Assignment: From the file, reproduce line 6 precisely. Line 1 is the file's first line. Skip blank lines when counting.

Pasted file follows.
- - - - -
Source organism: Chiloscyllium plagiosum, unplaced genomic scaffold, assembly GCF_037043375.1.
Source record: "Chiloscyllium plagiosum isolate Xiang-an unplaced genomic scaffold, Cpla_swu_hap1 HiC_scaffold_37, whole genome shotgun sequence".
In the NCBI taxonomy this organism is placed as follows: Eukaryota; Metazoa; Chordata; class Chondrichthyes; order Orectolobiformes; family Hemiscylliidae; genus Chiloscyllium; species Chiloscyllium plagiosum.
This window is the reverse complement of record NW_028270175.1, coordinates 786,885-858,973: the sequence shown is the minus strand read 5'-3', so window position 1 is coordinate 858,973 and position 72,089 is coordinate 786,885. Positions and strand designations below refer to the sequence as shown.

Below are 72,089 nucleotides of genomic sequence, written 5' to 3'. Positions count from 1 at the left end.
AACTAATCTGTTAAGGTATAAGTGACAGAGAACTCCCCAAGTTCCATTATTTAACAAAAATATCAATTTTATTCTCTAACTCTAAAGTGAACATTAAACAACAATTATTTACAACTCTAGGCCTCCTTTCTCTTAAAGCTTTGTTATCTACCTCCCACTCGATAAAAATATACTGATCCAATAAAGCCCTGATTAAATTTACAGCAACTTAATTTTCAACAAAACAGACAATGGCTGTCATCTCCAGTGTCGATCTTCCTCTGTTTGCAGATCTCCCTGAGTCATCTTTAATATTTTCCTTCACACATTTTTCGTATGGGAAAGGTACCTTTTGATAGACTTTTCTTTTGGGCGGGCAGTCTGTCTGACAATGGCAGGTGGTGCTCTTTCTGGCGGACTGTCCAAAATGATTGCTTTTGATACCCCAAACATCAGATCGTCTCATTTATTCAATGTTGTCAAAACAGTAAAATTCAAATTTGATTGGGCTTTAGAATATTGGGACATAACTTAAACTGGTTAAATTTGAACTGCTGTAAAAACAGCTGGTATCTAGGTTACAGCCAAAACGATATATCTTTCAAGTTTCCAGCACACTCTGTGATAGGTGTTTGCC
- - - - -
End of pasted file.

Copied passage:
AACTAATCTGTTAAGGTATAAGTGACAGAGAACTCCCCAAGTTCCATTATTTAACAAAAATATCAATTTTATTCTCTAACTCTAAAGTGAACATTAAACAACAATTATTTACAACTCTAGGCCTCCTTTCTCTTAAAGCTTTGTTATCTACCTCCCACTCGATAAAAATATACTGATCCAATAAAGCCCTGATTAAATTTACAGCAACTTAATTTTCAACAAAACAGACAATGGCTGTCATCTCCAGTGTCGATCTTCCTCTGTTTGCAGATCTCCCTGAGTCATCTTTAATATTTTCCTTCACACATTTTTCGTATGGGAAAGGTACCTTTTGATAGACTTTTCTTTTGGGCGGGCAGTCTGTCTGACAATGGCAGGTGGTGCTCTTTCTGGCGGACTGTCCAAAATGATTGCTTTTGATACCCCAAACATCAGATCGTCTCATTTATTCAATGTTGTCAAAACAGTAAAATTCAAATTTGATTGGGCTTTAGAATATTGGGACATAACTTAAACTGGTTAAATTTGAACTGCTGTAAAAACAGCTGGTATCTAGGTTACAGCCAAAACGATATATCTTTCAAGTTTCCAGCACACTCTGTGATAGGTGTTTGCC